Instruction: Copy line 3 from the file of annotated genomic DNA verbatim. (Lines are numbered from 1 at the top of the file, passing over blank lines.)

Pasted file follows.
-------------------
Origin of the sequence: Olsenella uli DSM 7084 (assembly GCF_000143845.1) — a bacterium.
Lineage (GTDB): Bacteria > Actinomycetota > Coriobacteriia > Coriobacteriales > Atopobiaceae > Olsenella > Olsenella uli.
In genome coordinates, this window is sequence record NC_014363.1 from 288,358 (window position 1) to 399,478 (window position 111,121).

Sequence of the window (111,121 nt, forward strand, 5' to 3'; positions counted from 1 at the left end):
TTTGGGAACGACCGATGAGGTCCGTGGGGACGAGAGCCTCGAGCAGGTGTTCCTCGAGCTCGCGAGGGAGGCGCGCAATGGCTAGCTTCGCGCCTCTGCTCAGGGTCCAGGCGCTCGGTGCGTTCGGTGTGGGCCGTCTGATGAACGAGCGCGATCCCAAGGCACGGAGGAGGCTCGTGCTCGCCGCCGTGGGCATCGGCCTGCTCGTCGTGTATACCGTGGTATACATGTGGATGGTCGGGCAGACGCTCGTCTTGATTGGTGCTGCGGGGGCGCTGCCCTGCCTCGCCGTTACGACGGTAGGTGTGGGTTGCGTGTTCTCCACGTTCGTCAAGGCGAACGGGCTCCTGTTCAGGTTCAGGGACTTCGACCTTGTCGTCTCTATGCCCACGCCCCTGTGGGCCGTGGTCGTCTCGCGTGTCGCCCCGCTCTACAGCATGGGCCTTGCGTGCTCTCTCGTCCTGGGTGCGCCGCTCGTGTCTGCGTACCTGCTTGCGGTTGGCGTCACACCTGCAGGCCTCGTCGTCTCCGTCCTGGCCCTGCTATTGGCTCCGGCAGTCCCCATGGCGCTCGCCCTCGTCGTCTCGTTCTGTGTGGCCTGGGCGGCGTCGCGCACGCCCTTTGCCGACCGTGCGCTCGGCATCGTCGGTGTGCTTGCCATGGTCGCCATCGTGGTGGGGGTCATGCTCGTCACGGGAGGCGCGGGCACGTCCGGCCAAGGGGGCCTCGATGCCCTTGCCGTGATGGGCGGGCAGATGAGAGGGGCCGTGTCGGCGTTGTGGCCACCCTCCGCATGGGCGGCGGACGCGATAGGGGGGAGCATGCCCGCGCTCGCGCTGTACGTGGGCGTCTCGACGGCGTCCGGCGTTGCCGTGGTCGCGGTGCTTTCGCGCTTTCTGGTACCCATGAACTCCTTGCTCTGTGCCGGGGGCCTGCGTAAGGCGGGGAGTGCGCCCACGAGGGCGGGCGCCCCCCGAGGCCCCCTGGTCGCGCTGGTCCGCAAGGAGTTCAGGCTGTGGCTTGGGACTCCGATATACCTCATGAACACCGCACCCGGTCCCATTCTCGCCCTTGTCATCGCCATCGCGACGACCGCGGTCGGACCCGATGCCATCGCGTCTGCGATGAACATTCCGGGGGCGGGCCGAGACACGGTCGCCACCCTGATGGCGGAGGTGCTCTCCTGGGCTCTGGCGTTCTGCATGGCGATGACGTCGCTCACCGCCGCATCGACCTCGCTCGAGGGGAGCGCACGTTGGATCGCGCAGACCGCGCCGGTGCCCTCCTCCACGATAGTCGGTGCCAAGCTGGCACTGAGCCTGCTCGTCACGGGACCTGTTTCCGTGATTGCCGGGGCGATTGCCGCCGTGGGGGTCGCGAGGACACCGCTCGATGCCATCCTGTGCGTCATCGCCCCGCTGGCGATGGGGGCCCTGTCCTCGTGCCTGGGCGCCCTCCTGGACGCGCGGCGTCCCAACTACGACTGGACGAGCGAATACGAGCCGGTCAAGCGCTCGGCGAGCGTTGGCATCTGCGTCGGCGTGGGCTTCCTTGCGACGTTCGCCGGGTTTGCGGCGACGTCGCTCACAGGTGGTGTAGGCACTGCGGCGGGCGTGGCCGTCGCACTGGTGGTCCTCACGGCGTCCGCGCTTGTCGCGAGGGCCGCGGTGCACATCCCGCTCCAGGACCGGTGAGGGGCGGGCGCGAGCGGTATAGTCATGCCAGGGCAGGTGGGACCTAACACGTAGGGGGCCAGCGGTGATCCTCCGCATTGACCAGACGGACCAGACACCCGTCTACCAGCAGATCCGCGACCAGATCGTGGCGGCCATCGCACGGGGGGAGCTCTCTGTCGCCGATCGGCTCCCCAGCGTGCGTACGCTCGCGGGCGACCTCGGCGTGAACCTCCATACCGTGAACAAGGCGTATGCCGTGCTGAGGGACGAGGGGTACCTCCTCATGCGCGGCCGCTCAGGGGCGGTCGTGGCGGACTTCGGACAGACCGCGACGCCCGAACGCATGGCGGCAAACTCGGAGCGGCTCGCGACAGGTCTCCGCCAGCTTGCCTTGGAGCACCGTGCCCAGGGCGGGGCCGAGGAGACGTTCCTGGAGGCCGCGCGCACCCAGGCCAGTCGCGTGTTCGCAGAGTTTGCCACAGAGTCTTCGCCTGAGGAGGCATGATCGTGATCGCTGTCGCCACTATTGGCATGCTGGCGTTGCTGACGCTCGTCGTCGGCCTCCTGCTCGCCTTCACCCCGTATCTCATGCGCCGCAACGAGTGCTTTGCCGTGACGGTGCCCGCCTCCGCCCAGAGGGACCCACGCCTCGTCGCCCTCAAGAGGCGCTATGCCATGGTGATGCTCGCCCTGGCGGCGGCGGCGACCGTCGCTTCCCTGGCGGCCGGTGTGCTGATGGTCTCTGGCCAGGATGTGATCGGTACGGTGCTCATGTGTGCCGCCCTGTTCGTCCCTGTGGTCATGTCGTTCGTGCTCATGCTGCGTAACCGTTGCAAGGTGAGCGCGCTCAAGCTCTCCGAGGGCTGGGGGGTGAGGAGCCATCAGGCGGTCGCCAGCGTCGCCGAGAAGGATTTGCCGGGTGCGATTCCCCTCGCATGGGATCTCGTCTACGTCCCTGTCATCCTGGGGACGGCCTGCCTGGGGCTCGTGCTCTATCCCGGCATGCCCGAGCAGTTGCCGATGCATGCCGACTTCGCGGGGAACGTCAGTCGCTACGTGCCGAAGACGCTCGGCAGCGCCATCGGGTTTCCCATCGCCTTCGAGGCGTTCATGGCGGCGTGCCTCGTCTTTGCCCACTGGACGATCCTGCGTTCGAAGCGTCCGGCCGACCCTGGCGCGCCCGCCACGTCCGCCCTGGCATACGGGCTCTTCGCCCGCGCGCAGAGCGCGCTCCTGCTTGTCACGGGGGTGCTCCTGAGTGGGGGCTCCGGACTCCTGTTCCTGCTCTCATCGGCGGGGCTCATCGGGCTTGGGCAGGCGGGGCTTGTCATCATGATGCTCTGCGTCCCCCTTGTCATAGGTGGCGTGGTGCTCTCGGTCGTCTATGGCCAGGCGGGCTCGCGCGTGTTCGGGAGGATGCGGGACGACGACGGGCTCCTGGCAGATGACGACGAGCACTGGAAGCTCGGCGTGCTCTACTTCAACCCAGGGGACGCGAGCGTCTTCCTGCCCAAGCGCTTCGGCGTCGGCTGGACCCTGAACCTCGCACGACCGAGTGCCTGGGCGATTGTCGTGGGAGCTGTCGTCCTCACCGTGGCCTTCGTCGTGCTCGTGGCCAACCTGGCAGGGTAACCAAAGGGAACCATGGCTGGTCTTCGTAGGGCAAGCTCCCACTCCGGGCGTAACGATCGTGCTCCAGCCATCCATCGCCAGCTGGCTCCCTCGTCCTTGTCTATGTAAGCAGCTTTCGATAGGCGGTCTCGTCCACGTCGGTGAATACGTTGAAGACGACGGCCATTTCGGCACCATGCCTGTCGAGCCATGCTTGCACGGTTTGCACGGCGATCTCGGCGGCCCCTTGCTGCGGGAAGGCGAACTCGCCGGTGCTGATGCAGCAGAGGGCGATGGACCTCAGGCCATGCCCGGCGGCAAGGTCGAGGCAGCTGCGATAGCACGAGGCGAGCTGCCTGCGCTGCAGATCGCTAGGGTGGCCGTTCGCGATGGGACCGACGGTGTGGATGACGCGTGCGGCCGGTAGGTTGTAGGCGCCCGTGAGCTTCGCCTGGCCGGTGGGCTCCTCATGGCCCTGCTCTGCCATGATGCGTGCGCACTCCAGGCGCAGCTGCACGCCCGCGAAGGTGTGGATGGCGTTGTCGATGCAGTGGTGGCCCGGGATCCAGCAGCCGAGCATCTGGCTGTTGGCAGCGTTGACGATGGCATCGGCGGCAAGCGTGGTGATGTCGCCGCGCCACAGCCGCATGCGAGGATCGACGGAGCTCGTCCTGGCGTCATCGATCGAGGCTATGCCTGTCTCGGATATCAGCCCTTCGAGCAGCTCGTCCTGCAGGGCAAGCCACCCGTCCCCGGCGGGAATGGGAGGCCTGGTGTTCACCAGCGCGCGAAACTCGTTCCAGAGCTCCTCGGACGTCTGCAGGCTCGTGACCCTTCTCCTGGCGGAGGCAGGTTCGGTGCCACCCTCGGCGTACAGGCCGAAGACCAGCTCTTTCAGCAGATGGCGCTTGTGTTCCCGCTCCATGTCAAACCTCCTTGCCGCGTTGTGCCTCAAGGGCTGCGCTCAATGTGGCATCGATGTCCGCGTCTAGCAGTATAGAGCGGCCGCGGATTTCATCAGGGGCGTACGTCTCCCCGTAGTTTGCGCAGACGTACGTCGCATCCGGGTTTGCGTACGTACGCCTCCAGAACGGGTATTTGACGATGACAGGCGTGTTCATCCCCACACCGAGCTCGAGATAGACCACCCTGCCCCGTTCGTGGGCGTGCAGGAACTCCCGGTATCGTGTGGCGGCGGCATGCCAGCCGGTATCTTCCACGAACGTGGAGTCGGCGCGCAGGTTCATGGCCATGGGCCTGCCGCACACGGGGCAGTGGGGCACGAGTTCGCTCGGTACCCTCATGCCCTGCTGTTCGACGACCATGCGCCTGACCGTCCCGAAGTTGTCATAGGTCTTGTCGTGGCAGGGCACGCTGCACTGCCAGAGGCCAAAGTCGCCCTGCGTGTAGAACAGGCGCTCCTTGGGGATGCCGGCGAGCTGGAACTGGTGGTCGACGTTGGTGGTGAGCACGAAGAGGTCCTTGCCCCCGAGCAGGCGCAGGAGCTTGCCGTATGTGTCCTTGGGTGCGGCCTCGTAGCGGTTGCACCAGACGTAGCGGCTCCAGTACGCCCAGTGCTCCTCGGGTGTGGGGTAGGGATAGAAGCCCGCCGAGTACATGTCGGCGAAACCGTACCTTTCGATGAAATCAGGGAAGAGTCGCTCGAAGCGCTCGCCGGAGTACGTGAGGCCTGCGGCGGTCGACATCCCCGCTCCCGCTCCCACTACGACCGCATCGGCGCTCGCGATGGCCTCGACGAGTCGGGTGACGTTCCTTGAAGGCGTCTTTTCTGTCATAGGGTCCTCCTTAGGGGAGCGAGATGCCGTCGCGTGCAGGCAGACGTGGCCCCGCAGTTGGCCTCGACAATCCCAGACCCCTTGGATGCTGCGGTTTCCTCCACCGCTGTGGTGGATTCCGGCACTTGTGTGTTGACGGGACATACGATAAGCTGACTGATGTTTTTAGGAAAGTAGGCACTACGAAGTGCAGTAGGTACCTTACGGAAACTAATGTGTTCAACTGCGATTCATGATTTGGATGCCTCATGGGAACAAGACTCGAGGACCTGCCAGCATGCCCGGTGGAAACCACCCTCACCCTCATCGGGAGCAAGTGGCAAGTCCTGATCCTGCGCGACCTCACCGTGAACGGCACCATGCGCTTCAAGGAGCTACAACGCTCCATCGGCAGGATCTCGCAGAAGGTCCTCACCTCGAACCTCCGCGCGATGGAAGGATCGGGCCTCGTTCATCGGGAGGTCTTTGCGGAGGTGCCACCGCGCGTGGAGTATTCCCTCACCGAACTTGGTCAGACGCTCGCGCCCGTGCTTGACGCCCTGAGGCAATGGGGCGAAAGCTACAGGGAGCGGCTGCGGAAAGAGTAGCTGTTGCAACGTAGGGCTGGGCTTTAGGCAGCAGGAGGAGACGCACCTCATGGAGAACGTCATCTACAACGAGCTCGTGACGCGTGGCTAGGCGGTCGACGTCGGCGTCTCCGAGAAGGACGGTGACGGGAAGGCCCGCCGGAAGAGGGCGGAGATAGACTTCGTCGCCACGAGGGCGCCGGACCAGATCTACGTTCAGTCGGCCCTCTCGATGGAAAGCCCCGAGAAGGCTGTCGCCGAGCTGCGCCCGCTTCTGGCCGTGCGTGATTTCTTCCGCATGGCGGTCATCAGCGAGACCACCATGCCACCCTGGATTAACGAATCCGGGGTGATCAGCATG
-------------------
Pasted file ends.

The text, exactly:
In genome coordinates, this window is sequence record NC_014363.1 from 288,358 (window position 1) to 399,478 (window position 111,121).